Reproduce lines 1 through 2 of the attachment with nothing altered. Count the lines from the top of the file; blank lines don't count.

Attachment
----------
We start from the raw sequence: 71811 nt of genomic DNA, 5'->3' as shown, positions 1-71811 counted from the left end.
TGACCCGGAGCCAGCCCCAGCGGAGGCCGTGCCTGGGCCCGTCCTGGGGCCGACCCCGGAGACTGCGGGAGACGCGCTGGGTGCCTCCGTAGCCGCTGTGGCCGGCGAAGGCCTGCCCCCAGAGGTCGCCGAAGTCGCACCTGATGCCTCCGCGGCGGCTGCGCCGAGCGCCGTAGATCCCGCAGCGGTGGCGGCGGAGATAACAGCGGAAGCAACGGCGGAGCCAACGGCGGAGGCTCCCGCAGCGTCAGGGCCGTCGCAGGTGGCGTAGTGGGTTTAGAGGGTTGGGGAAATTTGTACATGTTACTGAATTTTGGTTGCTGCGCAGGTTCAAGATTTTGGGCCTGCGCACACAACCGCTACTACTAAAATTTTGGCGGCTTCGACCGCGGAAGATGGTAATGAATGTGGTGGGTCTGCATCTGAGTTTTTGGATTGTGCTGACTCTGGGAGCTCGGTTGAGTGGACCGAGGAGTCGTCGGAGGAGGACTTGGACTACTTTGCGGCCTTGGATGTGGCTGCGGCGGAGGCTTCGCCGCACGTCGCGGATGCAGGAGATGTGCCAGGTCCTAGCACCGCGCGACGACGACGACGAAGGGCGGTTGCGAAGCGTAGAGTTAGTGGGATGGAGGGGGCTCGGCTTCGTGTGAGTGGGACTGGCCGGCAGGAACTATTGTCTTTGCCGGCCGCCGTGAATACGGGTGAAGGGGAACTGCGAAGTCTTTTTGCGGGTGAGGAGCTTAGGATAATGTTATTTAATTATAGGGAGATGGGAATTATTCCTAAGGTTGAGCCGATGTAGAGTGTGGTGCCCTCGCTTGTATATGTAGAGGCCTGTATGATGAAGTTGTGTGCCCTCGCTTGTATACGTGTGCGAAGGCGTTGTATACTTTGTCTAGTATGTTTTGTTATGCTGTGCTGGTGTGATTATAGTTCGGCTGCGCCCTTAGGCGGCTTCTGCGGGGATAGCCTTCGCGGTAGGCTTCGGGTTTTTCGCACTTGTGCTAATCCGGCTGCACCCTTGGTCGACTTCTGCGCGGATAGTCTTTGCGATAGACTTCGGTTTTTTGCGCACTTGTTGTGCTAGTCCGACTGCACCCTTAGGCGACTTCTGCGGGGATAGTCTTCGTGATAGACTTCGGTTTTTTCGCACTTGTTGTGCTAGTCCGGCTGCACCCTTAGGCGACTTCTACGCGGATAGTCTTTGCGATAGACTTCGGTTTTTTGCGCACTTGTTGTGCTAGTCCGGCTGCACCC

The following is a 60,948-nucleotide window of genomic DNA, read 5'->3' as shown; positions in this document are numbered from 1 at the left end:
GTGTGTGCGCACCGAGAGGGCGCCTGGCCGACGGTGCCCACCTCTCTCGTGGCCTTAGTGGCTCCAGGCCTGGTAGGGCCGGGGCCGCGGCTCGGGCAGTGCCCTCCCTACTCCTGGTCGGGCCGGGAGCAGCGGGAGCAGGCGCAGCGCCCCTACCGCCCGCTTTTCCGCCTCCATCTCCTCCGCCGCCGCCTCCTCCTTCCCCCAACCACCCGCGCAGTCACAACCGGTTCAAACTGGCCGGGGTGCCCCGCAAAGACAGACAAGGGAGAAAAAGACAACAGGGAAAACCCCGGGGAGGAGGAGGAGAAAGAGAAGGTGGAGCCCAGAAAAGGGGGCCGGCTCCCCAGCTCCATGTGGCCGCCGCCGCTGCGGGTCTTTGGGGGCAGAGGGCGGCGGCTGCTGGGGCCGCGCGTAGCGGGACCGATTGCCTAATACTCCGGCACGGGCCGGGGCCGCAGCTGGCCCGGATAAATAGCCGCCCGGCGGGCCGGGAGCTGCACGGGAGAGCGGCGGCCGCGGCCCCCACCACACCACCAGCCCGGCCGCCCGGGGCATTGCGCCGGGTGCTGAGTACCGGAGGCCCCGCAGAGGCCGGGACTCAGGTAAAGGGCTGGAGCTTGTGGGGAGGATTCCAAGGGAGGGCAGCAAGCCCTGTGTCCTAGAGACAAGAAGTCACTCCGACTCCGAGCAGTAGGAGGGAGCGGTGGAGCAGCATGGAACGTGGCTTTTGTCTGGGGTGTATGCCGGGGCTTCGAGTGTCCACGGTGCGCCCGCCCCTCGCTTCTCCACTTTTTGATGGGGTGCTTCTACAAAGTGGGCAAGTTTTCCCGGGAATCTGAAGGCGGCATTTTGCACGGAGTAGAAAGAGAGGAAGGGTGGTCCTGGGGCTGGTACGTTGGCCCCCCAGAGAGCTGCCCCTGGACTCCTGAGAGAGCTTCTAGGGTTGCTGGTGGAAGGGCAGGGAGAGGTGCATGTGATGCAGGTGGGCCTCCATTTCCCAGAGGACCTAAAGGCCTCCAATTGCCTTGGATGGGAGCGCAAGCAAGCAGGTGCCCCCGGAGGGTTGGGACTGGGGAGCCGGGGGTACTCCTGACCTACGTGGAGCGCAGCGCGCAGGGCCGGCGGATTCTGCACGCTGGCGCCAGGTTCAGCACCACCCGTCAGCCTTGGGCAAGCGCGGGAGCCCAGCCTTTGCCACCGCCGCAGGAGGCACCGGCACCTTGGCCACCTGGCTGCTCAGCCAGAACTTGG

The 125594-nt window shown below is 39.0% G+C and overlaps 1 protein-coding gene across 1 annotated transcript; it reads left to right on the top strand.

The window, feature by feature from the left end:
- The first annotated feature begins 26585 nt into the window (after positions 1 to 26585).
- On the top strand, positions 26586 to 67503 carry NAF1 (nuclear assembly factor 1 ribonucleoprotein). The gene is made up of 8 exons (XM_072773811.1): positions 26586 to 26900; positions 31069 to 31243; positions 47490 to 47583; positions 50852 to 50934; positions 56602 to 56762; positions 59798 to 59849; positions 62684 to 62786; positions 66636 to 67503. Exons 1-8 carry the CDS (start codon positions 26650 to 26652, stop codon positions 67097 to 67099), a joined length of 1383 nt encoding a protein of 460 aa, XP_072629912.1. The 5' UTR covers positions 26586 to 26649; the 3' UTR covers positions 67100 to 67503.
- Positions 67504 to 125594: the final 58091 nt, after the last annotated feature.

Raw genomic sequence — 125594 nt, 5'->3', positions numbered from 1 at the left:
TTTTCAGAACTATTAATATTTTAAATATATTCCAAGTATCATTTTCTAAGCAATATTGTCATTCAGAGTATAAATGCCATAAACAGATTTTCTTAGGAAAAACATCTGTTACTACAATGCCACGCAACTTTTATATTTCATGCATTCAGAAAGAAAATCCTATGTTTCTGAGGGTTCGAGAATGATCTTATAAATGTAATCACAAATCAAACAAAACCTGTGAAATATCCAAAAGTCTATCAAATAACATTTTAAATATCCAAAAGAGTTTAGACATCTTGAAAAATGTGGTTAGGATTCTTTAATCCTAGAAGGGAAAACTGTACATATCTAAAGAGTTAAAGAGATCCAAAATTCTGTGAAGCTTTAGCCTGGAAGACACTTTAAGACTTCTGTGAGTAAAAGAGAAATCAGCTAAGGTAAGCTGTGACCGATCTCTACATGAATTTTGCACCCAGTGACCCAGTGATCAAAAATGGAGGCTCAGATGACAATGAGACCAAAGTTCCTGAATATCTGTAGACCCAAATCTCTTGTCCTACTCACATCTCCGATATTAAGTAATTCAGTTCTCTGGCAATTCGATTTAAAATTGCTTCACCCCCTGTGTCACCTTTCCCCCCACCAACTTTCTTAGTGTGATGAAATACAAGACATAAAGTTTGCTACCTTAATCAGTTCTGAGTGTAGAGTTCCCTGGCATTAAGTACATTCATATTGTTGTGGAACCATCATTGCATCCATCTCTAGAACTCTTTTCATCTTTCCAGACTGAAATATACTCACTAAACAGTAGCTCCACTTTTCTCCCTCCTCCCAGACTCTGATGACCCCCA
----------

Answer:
We start from the raw sequence: 71811 nt of genomic DNA, 5'->3' as shown, positions 1-71811 counted from the left end.
TGACCCGGAGCCAGCCCCAGCGGAGGCCGTGCCTGGGCCCGTCCTGGGGCCGACCCCGGAGACTGCGGGAGACGCGCTGGGTGCCTCCGTAGCCGCTGTGGCCGGCGAAGGCCTGCCCCCAGAGGTCGCCGAAGTCGCACCTGATGCCTCCGCGGCGGCTGCGCCGAGCGCCGTAGATCCCGCAGCGGTGGCGGCGGAGATAACAGCGGAAGCAACGGCGGAGCCAACGGCGGAGGCTCCCGCAGCGTCAGGGCCGTCGCAGGTGGCGTAGTGGGTTTAGAGGGTTGGGGAAATTTGTACATGTTACTGAATTTTGGTTGCTGCGCAGGTTCAAGATTTTGGGCCTGCGCACACAACCGCTACTACTAAAATTTTGGCGGCTTCGACCGCGGAAGATGGTAATGAATGTGGTGGGTCTGCATCTGAGTTTTTGGATTGTGCTGACTCTGGGAGCTCGGTTGAGTGGACCGAGGAGTCGTCGGAGGAGGACTTGGACTACTTTGCGGCCTTGGATGTGGCTGCGGCGGAGGCTTCGCCGCACGTCGCGGATGCAGGAGATGTGCCAGGTCCTAGCACCGCGCGACGACGACGACGAAGGGCGGTTGCGAAGCGTAGAGTTAGTGGGATGGAGGGGGCTCGGCTTCGTGTGAGTGGGACTGGCCGGCAGGAACTATTGTCTTTGCCGGCCGCCGTGAATACGGGTGAAGGGGAACTGCGAAGTCTTTTTGCGGGTGAGGAGCTTAGGATAATGTTATTTAATTATAGGGAGATGGGAATTATTCCTAAGGTTGAGCCGATGTAGAGTGTGGTGCCCTCGCTTGTATATGTAGAGGCCTGTATGATGAAGTTGTGTGCCCTCGCTTGTATACGTGTGCGAAGGCGTTGTATACTTTGTCTAGTATGTTTTGTTATGCTGTGCTGGTGTGATTATAGTTCGGCTGCGCCCTTAGGCGGCTTCTGCGGGGATAGCCTTCGCGGTAGGCTTCGGGTTTTTCGCACTTGTGCTAATCCGGCTGCACCCTTGGTCGACTTCTGCGCGGATAGTCTTTGCGATAGACTTCGGTTTTTTGCGCACTTGTTGTGCTAGTCCGACTGCACCCTTAGGCGACTTCTGCGGGGATAGTCTTCGTGATAGACTTCGGTTTTTTCGCACTTGTTGTGCTAGTCCGGCTGCACCCTTAGGCGACTTCTACGCGGATAGTCTTTGCGATAGACTTCGGTTTTTTGCGCACTTGTTGTGCTAGTCCGGCTGCACCC